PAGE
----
The Civil War never did anything for me. I prefer the part of American history when people wear hats made of raccoons. So it was weird to me how the current solar eclipse in Pisces had been affecting my own myth. Always a doer, I’d somehow settled into a dull routine of waiting around each day for Melissa Broder to make a tweet.
My book was published in February. I didn’t take any photographs of the box of books, or my cats and dogs reading a copy. Instead, I thought about Shepherdstown and the secret Rule of Twenty. The little town was twenty minutes west of Frederick, which was twenty minutes from the back road I took to find Interstate 70. The exit was twenty minutes south from where I was born in Westminster, which was twenty minutes southwest of where I parked my dented Scion at night.
The publisher, Somondoco Press, was based in Shepherdstown. So you might say I already had Shepherdstown on the brain when I learned about the Appalachian Studies Conference which was coming to the West Virginia “panhandle.” It was slated for mid-March when the rest of the country was preoccupied with sixty-four brackets.
I knew a few poets who’d be attending. What could be better than to have an off-site reading at some craft brew pub located on the gravel block between the creek and the Norfolk-Southern rail line? I could debut my book in my book’s home town and introduce Savannah Sipple and Shawna Kay Rodenberg and Jessica Lynn Dotson to a hundred thousand blue and gray ghosts.
That’s the thing about Shepherdstown. If you’re driving, it’s about one cigarette to Antietam where 27,000 died in one day of fighting. And two cigarettes to the Battle of South Mountain. And three to Monocacy. And maybe six cigarettes to Gettysburg. You could knock out two years worth of Lee and McClellan in a day or so if it didn’t give you cancer.
Not very trustful of the internet, I drove to Shepherdstown to find the perfect bar with the perfect stage and the perfect sausage bread pudding dinner special and the perfect arcade because pinball sometimes just wants to happen. I locked-in the date, March 11, at the Town Run Brewery and was so thrilled that I didn’t mind getting lost on the drive home.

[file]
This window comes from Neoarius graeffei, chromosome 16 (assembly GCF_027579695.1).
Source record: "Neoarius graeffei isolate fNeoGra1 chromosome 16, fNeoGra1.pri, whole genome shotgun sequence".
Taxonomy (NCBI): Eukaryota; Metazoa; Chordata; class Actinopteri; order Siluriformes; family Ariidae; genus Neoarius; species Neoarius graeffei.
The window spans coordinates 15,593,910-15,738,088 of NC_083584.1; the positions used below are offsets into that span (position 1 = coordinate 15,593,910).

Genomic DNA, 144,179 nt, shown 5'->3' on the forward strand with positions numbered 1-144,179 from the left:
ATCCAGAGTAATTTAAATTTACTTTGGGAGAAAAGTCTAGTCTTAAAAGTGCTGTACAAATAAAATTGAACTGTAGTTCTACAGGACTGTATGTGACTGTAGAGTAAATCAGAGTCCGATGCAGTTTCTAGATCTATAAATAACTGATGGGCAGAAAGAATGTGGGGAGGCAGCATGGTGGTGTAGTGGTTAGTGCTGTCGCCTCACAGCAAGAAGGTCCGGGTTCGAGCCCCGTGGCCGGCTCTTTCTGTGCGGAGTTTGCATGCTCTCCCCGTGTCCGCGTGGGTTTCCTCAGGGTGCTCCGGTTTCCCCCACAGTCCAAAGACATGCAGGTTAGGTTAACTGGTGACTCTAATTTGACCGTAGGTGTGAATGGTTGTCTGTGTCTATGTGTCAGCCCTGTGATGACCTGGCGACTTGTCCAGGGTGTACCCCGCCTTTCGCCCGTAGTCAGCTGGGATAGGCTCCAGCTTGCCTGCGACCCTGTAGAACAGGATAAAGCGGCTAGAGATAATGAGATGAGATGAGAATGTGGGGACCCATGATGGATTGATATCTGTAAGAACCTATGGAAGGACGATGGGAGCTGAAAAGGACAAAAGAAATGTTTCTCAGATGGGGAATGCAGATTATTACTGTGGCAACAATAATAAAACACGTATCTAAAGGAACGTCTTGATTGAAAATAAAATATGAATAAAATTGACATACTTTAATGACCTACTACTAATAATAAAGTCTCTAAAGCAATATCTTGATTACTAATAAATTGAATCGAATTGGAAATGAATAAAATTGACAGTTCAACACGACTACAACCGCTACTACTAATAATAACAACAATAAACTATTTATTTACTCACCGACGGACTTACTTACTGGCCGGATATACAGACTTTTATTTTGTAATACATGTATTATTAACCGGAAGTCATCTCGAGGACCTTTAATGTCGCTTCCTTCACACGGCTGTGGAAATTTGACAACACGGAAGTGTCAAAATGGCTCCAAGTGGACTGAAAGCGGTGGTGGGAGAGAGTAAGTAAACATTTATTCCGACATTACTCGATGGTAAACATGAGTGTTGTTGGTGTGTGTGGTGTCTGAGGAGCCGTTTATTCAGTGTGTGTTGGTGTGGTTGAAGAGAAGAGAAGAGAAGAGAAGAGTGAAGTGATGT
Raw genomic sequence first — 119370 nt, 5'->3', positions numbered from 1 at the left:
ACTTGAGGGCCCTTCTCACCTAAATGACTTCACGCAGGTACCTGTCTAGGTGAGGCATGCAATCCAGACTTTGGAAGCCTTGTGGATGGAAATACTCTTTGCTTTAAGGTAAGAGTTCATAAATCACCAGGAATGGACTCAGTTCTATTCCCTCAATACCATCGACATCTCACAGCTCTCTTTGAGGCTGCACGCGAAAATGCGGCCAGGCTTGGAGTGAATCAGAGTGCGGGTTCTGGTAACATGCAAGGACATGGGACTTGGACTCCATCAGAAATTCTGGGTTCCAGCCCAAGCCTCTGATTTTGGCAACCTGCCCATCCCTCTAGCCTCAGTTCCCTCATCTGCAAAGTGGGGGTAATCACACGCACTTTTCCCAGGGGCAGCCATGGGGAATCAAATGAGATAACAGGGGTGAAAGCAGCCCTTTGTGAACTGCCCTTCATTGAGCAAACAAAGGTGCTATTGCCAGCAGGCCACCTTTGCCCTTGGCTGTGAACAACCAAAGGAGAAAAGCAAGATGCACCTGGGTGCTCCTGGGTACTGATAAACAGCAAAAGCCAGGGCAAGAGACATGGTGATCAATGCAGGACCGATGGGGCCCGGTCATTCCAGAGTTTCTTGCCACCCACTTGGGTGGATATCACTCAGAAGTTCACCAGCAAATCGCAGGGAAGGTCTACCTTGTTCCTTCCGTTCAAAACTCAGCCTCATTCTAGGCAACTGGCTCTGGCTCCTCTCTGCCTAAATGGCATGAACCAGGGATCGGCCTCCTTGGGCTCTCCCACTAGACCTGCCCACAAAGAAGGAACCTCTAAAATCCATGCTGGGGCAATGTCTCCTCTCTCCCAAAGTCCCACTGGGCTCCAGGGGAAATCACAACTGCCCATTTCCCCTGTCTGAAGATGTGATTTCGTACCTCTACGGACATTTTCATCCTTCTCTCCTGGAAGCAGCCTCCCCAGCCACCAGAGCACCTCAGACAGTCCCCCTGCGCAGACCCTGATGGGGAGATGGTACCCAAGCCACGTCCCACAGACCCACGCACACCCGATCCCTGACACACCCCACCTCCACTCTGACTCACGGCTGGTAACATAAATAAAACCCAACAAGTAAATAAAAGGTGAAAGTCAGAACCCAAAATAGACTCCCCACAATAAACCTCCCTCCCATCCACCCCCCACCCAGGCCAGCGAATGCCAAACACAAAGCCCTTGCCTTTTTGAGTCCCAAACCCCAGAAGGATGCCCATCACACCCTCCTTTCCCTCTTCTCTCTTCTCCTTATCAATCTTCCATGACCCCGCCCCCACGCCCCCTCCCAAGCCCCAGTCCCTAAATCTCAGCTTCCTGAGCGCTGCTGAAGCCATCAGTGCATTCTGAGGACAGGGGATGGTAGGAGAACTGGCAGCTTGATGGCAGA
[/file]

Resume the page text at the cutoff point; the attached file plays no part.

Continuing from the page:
The other poets seemed a lot more important than me. Savannah Sipple, well, I was just crazy about her. We’d met online when she was guest editing Revolution John for Sheldon Lee Compton. I submitted an auto-immune piece which she accepted, but I rejected her acceptance, saying that I needed to pull it to keep working on it. She was so kind in her response that I almost rejected my own rejection of myself.
I stayed with Savannah, keeping up with her poetry, her bad-ass feminist impulse, her big-hearted joyous joy, her literary citizenship, her fight with Sheldon (which had recently been anthologized).
And Jessica Lynn Dotson had a nice chapbook, Time Trials, out from Lines + Stars. Jessica and Shawna Kay Rodenberg were both contributors to my literary journal, and Jessica was also its web designer and Pay-Pal manager. Jessica wrote about engines, speed, stuck moments, angles, rituals, the night. Shawna Kay wrote about slaughtering goats, transcendence, smashing stone, the spirit, the day. Like me, Shawna Kay had some experience with Sisters of the Sacred Heart assisted living…basically, hospice for nuns. It was a strange thing to have in common when you didn’t really have anything else in common except poetry.
Everything was set. And then I got a message from Sheldon. His publisher wanted him to come to Shepherdstown. Oh Jesus. This all had the potential for a bodacious pillow fight, brother against sister, poet against prose. There would be fiddles. There would be daggers. What I hoped was that everyone would be so much in love with language and voice and singing that nothing would matter. It was the first reading I’d ever planned all by myself and I wanted everyone to be as excited as me that I could plan something.
My fetish for minutes should have been a fetish for days. Two weeks before the Shepherdstown reading I went to the Appalachian Studies website and realized I’d picked the wrong Friday. No one would be around for the eleventh. They were all coming for the 18th. I called the brew pub. No, I couldn’t have the 18th. It was booked for a square dance.
Damn, damn, damn. Sometimes I just hate myself. There wouldn’t be a reading, but there’d always be a Shepherdstown and a nice lump on my head. At least there was AWP and the chance someone would let me read in California, next May.